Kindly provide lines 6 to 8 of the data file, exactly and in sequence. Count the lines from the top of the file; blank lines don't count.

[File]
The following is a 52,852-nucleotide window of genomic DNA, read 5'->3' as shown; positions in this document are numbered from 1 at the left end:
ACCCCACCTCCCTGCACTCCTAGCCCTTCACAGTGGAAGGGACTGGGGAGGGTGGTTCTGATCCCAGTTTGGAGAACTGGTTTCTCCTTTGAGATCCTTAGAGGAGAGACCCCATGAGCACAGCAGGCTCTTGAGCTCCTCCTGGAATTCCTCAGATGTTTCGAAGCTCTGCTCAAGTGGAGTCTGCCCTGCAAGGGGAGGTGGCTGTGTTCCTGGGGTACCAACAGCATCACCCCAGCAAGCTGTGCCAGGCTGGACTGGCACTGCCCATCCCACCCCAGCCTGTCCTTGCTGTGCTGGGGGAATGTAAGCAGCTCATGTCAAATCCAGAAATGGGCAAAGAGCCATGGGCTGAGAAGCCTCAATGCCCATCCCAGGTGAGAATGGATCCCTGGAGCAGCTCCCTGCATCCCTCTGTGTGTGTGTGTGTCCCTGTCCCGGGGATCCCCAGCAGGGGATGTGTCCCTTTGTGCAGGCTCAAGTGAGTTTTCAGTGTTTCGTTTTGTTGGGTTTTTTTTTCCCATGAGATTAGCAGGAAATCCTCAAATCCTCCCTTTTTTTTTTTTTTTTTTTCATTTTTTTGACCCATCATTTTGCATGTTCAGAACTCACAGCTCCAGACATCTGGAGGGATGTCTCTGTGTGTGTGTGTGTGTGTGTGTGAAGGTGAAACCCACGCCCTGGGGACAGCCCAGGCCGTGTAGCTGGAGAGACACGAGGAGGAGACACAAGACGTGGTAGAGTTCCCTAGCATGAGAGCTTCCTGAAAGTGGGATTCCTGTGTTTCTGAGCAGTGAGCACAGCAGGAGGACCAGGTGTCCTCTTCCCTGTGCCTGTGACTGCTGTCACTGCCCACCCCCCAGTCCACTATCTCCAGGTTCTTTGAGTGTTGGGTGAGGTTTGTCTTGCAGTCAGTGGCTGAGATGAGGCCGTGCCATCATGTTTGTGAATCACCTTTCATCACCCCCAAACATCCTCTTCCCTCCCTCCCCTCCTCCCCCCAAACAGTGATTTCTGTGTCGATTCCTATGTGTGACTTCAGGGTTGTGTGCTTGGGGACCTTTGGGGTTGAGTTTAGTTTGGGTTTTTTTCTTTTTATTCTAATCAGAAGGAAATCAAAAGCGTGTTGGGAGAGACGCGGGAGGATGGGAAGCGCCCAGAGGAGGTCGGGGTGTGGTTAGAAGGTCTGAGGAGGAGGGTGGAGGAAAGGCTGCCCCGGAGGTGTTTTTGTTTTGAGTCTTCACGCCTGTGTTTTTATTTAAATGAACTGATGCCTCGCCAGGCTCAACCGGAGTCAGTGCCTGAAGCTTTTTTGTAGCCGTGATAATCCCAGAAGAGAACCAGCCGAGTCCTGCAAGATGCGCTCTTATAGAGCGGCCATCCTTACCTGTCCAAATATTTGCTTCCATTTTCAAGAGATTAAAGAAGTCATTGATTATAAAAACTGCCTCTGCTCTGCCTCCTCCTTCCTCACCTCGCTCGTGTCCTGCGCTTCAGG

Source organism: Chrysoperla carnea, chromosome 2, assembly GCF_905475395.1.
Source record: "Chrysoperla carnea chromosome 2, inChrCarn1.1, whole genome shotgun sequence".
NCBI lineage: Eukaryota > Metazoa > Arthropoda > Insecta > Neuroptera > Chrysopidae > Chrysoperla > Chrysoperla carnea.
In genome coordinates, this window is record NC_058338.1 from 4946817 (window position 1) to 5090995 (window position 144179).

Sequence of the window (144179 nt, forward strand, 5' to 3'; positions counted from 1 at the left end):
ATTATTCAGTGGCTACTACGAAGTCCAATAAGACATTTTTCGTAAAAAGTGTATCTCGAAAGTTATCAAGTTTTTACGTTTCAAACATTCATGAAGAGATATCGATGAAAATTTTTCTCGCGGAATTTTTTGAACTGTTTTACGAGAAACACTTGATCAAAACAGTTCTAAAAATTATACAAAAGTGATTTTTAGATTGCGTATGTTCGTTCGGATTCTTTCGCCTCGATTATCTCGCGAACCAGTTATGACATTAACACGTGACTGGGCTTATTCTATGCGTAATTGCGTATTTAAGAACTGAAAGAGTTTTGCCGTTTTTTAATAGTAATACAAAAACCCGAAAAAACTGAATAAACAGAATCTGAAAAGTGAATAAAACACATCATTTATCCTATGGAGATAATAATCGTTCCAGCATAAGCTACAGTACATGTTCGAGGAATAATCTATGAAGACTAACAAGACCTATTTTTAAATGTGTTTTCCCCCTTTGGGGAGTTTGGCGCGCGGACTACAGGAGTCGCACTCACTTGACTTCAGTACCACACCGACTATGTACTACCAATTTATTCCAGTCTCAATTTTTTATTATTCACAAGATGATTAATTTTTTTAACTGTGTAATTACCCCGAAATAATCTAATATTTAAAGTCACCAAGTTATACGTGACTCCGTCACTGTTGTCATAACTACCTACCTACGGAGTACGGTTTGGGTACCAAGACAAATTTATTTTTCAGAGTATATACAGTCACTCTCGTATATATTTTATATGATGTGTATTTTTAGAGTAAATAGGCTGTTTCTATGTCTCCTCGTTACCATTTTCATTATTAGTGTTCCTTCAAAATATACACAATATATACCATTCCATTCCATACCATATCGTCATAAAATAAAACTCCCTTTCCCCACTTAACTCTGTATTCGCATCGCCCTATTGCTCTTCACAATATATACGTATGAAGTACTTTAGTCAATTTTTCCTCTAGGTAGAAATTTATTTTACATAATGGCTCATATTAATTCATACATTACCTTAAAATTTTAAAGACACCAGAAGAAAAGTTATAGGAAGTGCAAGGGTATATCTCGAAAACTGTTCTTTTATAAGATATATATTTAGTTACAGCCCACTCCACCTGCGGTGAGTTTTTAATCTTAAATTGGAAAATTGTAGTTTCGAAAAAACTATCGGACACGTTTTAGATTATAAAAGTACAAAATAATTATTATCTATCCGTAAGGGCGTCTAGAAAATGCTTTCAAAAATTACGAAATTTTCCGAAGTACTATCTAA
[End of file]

In genome coordinates, this window is record NC_058338.1 from 4946817 (window position 1) to 5090995 (window position 144179).

Sequence of the window (144179 nt, forward strand, 5' to 3'; positions counted from 1 at the left end):
ATTATTCAGTGGCTACTACGAAGTCCAATAAGACATTTTTCGTAAAAAGTGTATCTCGAAAGTTATCAAGTTTTTACGTTTCAAACATTCATGAAGAGATATCGATGAAAATTTTTCTCGCGGAATTTTTTGAACTGTTTTACGAGAAACACTTGATCAAAACAGTTCTAAAAATTATACAAAAGTGATTTTTAGATTGCGTATGTTCGTTCGGATTCTTTCGCCTCGATTATCTCGCGAACCAGTTATGACATTAACACGTGACTGGGCTTATTCTATGCGTAATTGCGTATTTAAGAACTGAAAGAGTTTTGCCGTTTTTTAATAGTAATACAAAAACCCGAAAAAACTGAATAAACAGAATCTGAAAAGTGAATAAAACACATCATTTATCCTATGGAGATAATAATCGTTCCAGCATAAGCTACAGTACATGTTCGAGGAATAATCTATGAAGACTAACAAGACCTATTTTTAAATGTGTTTTCCCCCTTTGGGGAGTTTGGCGCGCGGACTACAGGAGTCGCACTCACTTGACTTCAGTACCACACCGACTATGTACTACCAATTTATTCCAGTCTCAATTTTTTATTATTCACAAGATGATTAATTTTTTTAACTGTGTAATTACCCCGAAATAATCTAATATTTAAAGTCACCAAGTTATACGTGACTCCGTCACTGTTGTCATAACTACCTACCTACGGAGTACGGTTTGGGTACCAAGACAAATTTATTTTTCAGAGTATATACAGTCACTCTCGTATATATTTTATATGATGTGTATTTTTAGAGTAAATAGGCTGTTTCTATGTCTCCTCGTTACCATTTTCATTATTAGTGTTCCTTCAAAATATACACAATATATACCATTCCATTCCATACCATATCGTCATAAAATAAAACTCCCTTTCCCCACTTAACTCTGTATTCGCATCGCCCTATTGCTCTTCACAATATATACGTATGAAGTACTTTAGTCAATTTTTCCTCTAGGTAGAAATTTATTTTACATAATGGCTCATATTAATTCATACATTACCTTAAAATTTTAAAGACACCAGAAGAAAAGTTATAGGAAGTGCAAGGGTATATCTCGAAAACTGTTCTTTTATAAGATATATATTTAGTTACAGCCCACTCCACCTGCGGTGAGTTTTTAATCTTAAATTGGAAAATTGTAGTTTCGAAAAAACTATCGGACACGTTTTAGATTATAAAAGTACAAAATAATTATTATCTATCCGTAAGGGCGTCTAGAAAATGCTTTCAAAAATTACGAAATTTTCCGAAGTACTATCTAA